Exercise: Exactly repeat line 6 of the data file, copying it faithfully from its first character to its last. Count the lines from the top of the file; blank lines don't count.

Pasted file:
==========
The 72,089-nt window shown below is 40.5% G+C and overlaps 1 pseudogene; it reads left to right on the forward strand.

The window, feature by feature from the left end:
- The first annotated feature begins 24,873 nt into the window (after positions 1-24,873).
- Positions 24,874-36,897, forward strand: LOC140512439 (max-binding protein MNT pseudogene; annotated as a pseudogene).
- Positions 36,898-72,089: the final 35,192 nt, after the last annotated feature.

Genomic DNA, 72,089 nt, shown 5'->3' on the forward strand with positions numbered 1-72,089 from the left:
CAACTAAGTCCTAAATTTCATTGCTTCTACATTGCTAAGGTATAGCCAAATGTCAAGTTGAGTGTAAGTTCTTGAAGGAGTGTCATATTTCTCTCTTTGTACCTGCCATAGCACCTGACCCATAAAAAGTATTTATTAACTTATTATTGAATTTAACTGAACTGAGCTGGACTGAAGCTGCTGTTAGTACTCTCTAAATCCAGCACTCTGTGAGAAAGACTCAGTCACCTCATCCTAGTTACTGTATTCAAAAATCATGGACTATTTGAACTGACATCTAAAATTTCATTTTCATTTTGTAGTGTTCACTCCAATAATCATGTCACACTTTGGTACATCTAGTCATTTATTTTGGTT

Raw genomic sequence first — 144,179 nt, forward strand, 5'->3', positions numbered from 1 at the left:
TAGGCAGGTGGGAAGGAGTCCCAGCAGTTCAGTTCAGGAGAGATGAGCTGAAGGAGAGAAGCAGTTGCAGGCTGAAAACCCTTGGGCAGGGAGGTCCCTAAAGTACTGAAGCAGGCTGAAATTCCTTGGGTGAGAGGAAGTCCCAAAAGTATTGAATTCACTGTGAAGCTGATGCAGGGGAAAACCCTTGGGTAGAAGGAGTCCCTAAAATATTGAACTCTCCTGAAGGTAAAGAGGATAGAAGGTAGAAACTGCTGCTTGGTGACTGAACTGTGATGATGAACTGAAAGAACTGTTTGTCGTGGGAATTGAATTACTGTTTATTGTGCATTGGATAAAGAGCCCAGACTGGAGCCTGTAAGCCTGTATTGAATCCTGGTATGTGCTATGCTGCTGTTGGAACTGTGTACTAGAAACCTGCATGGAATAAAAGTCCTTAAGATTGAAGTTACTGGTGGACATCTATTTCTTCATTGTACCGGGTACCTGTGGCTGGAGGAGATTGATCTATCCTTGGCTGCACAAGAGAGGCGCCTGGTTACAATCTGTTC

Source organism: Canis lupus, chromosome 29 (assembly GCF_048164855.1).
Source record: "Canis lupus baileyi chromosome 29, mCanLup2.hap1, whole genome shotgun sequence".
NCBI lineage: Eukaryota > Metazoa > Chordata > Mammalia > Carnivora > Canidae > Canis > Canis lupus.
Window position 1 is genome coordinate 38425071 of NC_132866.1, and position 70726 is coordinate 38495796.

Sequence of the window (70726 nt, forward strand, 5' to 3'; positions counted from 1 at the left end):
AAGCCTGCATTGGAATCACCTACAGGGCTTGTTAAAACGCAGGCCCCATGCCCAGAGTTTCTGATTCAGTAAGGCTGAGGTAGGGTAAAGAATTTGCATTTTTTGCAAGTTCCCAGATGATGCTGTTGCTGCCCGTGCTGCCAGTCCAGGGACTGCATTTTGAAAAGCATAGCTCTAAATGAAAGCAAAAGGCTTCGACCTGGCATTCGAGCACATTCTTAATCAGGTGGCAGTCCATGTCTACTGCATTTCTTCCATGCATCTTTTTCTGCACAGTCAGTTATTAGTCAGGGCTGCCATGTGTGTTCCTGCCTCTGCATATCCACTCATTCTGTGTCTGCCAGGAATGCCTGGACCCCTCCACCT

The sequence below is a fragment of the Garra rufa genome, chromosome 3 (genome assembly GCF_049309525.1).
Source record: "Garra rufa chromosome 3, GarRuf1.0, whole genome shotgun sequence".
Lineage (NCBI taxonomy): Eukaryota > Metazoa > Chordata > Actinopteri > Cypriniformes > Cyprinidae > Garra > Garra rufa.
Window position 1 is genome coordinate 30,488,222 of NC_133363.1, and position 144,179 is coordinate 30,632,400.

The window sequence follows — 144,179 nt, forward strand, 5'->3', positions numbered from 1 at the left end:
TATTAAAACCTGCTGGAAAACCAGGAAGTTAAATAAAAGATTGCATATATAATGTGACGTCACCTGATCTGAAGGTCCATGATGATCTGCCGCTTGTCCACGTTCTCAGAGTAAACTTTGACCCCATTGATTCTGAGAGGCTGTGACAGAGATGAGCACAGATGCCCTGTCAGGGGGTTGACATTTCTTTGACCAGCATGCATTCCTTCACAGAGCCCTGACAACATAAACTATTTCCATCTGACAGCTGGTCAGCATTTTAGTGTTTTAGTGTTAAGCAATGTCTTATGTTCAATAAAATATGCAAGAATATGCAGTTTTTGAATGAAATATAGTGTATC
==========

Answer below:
Genomic DNA, 72,089 nt, shown 5'->3' on the forward strand with positions numbered 1-72,089 from the left: